The film works through a confident and relaxed focus on the hows, not the whys, allowing its later leaps to feel more intuitive and excusable. Steady shots take in precise steps taken to avoid detection, lingering on the clack of a gun being loaded, the stretch of swimming goggles perpetually protecting the boy’s eyes, the engine noises in various makes and models of vehicles, the snap of headlights disappearing on a dark Texan road in the middle of the night. The danger sits in the risks the boy’s father is willing to take to keep him from agents (like Adam Driver) and other governmental forces who seek to claim the boy for further study (echoes of Spielberg’s Close Encounters and E.T. and Carpenter’s Starman), and the church’s flunkies (Bill Camp and Scott Haze) who are out to capture him for the purposes of exploiting his gifts. Science and religion both attach grand meanings to massive unknowns. Fear and tension is in the doubt about what’ll happen if his father fails. The stakes are clear.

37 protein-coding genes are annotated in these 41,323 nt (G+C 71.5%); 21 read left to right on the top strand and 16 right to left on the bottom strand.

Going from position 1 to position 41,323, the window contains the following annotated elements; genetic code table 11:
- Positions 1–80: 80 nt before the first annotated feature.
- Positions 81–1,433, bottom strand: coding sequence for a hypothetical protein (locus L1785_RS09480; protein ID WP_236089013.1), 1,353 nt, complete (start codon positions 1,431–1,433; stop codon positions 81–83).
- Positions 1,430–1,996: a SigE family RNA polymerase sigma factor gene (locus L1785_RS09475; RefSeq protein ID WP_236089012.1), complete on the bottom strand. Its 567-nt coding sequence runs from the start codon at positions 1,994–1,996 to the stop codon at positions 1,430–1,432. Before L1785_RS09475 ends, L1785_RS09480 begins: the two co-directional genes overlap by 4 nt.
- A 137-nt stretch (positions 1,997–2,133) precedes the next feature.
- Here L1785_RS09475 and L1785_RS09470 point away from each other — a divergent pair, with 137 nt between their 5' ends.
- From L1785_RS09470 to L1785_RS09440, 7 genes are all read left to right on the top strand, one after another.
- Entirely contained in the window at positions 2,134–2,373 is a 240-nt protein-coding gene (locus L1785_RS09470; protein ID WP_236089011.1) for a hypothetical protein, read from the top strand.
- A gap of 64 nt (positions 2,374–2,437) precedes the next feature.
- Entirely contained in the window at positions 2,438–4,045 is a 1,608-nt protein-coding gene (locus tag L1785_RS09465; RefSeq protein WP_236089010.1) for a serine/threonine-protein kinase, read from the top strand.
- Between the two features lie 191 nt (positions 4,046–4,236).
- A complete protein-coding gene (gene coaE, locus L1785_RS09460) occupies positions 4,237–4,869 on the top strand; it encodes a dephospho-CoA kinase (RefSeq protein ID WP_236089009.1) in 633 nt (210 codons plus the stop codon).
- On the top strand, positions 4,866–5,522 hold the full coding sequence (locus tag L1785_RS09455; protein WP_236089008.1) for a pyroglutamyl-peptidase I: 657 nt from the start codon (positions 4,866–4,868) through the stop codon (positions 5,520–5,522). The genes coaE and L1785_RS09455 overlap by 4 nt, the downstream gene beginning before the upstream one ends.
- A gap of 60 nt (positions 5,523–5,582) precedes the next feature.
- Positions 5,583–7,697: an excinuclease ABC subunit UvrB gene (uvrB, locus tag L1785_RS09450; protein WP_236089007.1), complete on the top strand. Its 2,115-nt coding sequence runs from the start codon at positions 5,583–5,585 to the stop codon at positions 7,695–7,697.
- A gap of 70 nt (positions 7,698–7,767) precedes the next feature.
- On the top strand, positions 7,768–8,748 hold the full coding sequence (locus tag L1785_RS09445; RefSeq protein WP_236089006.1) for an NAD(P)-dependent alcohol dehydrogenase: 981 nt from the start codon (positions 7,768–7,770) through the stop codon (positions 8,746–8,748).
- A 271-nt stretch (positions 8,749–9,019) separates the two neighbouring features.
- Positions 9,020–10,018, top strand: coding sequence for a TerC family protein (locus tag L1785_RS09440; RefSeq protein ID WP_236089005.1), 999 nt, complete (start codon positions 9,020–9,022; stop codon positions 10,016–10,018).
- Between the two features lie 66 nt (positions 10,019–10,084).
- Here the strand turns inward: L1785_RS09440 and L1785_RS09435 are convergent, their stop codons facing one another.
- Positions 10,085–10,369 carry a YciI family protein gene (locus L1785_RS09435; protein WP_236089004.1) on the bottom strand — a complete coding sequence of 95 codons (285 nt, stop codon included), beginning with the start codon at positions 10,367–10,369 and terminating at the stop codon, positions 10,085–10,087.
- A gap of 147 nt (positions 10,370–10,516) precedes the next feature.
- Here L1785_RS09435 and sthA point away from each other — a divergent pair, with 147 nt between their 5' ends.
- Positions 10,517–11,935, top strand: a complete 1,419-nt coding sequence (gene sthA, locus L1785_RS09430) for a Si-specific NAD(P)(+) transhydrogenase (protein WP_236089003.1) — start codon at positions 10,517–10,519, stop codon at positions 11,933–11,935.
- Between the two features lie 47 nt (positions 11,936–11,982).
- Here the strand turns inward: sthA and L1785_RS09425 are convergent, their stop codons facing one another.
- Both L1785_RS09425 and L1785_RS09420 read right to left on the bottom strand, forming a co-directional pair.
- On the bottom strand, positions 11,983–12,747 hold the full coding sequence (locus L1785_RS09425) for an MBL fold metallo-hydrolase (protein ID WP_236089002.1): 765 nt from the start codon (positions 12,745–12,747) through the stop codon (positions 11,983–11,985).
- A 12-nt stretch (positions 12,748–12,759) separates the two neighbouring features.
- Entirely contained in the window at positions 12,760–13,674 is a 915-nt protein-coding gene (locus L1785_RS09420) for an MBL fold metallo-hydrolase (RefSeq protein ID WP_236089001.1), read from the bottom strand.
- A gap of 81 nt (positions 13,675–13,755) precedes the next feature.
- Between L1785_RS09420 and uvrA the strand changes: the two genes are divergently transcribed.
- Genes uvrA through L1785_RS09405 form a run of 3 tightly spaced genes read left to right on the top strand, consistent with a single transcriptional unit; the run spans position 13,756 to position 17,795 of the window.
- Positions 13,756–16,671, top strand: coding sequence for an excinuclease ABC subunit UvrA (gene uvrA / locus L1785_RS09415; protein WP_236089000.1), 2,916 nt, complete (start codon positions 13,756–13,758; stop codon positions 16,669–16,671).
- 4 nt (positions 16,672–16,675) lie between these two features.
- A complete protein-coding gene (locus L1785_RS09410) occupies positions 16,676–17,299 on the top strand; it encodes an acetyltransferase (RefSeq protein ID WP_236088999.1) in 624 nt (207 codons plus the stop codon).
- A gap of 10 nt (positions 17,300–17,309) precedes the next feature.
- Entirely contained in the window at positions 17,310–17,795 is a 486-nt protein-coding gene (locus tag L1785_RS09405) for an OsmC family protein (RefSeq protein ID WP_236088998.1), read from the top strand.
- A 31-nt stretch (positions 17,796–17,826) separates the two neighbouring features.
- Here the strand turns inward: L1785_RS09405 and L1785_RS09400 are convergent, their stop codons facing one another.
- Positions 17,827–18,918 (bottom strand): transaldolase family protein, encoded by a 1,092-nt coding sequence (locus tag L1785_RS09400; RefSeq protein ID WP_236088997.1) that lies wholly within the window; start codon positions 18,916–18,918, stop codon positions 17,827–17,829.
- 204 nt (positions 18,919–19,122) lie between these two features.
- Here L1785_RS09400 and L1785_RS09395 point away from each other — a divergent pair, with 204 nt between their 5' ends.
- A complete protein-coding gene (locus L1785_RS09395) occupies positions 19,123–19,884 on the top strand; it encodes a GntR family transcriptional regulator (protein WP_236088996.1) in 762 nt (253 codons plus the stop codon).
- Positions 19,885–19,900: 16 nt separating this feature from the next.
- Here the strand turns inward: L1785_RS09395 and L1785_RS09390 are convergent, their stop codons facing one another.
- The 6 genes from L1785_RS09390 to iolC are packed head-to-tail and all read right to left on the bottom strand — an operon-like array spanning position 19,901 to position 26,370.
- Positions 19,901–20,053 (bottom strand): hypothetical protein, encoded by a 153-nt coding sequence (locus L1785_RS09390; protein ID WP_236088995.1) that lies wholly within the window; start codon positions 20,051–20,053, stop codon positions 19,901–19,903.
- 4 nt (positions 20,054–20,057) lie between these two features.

Nichols, whose work including the powerful mental illness nightmare Take Shelter, laconic family tragedy Shotgun Stories, and boyhood crime-fable Mud shows a gift for patient, empathetic, and self-assuredly paced stories, approaches Midnight Special with his typical good judgment. It’s not a loud or flashy sci-fi adventure; we don’t get genre efforts this confidently circumspect, beautifully restrained everyday, certainly not bankrolled by a major studio. He trusts silence, stillness, while still ramping up the thrills when called for. He reveals what we need to know through action, tells us about character through behaviors. This is a beautifully photographed (by Nichols’ usual cinematographer Adam Stone) and contained movie – set in stolen cars, cheap motels, tiny command centers – gathering suspense and sweep off the back of small emotional exchanges and intimate interpersonal investments.